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Utah sued over Great Salt Lake

Dried up boat docks at Antelope Island State Park.

This past month, conservation groups, both in Utah and nationally, filed a lawsuit against the state of Utah in an attempt to protect the Great Salt Lake.

The environmental groups suing the state of Utah include the Center for Biological Diversity, the Utah Rivers Council, the Sierra Club, Utah Physicians for a Healthy Environment and the American Bird Conservancy.

“The primary goal of the lawsuit is to hold the government of Utah accountable for their affirmative responsibility to protect the Great Salt Lake,” Anya Korfine, community water liaison for the Utah River Council, said. “The state of Utah holds the Great Salt Lake in trust for the people of Utah … And we feel like due to their refusal to take any meaningful action to get water to the lake, not just you know, legislation that claims it’s helping to like put actual water to the lake. We feel like they have not fulfilled their duty. So this lawsuit is a step to encourage them to fulfill that duty and protect the Great Salt Lake for their people.”

The Great Salt Lake is an incredibly vital resource to the wild and plant life of not only Utah, but the entire Western Hemisphere. If it were to dry up, the effects would be detrimental to everything that relies on the lake, from animals to plants to people.

“The Great Salt Lake is an incredible ecosystem, and it’s one of the largest remaining wetlands in the Western Hemisphere … it’s crucial for about 10 million or more migratory birds … it also supports a multibillion dollar economy in Utah,” Korfine said. “So in everything from recreation to industry, it’s an incredibly plentiful resource.”

The conservation of the Great Salt Lake, which has been a project that these conservation groups have been working on for decades, becomes more of an important topic as the drought continues and water levels deplete.

“Saving Great Salt Lake is the most important issue,” Deeda Seed, a senior campaigner for the Center for Biological Diversity, said. “Any of us who live here will be involved and if we don’t save the lake, we’re really not going to be able to live here anymore and have any quality of life. You know, toxic dust storms, we’ve seen examples of them in places like California where a water body called Owens Lake was dried up. It’s not good. It’s kind of apocalyptic … But it’s gonna take effort from all of us to prevent that from happening. And really what we need to do is ask our elected leaders to dedicate themselves to getting more water, more wet water, not promises of water, but actual water.”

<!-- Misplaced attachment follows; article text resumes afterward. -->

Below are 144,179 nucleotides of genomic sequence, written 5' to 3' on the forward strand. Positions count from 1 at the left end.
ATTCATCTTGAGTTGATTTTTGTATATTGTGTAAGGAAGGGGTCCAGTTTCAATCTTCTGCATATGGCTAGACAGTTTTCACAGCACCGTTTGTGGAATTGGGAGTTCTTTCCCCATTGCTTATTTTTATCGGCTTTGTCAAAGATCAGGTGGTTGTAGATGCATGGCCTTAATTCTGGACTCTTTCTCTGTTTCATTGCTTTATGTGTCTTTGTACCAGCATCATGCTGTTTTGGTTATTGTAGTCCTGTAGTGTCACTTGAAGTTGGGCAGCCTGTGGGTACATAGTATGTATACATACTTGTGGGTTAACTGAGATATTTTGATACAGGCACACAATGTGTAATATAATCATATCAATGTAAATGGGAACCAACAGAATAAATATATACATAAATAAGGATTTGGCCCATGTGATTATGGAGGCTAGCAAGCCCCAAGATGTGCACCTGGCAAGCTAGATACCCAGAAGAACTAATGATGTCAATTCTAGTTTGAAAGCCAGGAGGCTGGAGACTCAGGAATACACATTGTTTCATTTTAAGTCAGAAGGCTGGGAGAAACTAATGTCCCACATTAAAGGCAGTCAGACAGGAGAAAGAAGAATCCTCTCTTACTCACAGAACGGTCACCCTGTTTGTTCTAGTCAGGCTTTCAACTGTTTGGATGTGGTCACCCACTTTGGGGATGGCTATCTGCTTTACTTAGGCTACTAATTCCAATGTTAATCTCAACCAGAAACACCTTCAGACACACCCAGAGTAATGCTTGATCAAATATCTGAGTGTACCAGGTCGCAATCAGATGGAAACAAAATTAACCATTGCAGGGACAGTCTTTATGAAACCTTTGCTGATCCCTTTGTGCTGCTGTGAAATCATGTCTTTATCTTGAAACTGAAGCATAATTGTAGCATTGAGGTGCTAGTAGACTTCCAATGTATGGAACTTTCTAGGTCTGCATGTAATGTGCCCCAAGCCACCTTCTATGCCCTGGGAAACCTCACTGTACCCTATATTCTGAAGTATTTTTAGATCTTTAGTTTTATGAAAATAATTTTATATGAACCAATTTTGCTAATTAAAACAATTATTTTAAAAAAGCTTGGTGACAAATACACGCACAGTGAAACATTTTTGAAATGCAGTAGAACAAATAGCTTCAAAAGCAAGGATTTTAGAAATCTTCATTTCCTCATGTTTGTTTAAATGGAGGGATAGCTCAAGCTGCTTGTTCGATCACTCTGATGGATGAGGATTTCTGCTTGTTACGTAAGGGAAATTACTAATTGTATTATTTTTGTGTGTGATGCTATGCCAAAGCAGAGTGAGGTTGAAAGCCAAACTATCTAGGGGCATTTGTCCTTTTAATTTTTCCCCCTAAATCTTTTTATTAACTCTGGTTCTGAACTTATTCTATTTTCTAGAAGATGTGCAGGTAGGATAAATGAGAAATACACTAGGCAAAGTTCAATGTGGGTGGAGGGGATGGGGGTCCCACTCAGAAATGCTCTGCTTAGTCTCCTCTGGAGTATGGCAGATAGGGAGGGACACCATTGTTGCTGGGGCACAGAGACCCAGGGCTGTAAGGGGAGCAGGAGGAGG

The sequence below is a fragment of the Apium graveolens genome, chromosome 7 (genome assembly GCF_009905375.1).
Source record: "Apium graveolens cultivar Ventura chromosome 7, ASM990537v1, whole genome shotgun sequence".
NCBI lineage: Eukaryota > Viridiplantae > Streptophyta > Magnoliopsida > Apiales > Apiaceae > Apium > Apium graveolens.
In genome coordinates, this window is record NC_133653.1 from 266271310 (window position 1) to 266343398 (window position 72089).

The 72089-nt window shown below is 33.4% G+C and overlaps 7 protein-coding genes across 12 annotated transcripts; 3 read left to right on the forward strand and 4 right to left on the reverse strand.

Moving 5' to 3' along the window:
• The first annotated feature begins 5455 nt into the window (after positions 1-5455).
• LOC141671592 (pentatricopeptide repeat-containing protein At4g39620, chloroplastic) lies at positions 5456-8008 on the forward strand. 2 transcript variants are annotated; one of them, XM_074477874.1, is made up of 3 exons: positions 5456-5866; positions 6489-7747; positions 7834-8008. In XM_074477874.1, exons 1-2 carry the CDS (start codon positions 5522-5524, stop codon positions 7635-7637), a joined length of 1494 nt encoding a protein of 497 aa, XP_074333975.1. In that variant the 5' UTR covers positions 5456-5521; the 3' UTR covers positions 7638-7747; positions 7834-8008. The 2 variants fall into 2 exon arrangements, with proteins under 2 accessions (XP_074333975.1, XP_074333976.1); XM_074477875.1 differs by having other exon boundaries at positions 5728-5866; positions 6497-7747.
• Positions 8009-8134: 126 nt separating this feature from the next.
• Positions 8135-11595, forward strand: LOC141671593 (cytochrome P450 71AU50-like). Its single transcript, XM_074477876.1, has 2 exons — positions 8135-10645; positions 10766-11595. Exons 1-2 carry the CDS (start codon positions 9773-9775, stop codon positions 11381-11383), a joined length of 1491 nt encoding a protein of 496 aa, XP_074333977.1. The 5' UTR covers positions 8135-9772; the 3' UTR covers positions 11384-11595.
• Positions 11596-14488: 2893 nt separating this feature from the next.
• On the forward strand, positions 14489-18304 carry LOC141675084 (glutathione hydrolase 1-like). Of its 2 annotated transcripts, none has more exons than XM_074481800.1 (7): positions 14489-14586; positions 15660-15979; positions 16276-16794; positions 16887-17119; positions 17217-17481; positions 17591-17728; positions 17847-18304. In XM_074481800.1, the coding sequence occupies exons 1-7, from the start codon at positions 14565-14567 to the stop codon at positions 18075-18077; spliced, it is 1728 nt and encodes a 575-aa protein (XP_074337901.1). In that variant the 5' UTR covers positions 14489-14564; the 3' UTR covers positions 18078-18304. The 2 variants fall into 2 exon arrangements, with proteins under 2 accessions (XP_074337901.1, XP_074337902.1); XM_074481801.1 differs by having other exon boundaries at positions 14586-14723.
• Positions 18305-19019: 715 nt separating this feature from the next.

Though last year’s snowy winter brought a lot of water to Utah, it still wasn’t enough to save the lake. Though more moisture-rich years would be ideal, there are things that can be done without a change in weather.

“We always encourage people to reach out to their legislator … they are the voice of the people, we elect them and they have an obligation to represent their people… call them, email them, contact them. It’s a little scary, but it’s really easy to do and it has a really powerful impact,” Korfine said.

Though many environmental issues seem to be complex, with no clear answer, the Great Salt Lake is something that can be saved. With the help of the community working with their legislators and these conservation groups, the Great Salt Lake is something that can be saved before it’s too late.

“Well, I think there is a solution,” Seed said. “This isn’t one of those problems, where we don’t have the resources, where we do not have the water. We just need to reallocate how we use the water. So it’s a solvable problem. But having said that, it’s also a problem that’s going to take a lot of effort from all of us to solve because of the politics.”

The lawsuit against the state of Utah is still in its early stages, but a solution to the depletion of the Great Salt Lake is possible. These conservation organizations are working with the state of Utah and on their own in order to save the Great Salt Lake and fight for the resources that the state of Utah has.

“The Utah Rivers Council is committed to this fight,” Korfine said. “We are not going to give up and we have the power to change the trajectory of the Great Salt Lake, it’s not a hopeless cause. It’s not too far gone, but the time to act is now and we’re rapidly running out of time. So while it’s scary, there’s hope. And we’re excited to work together with all Utahns to solve this crisis.”

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Brisa Odenthal
Brisa Odenthal, News editor

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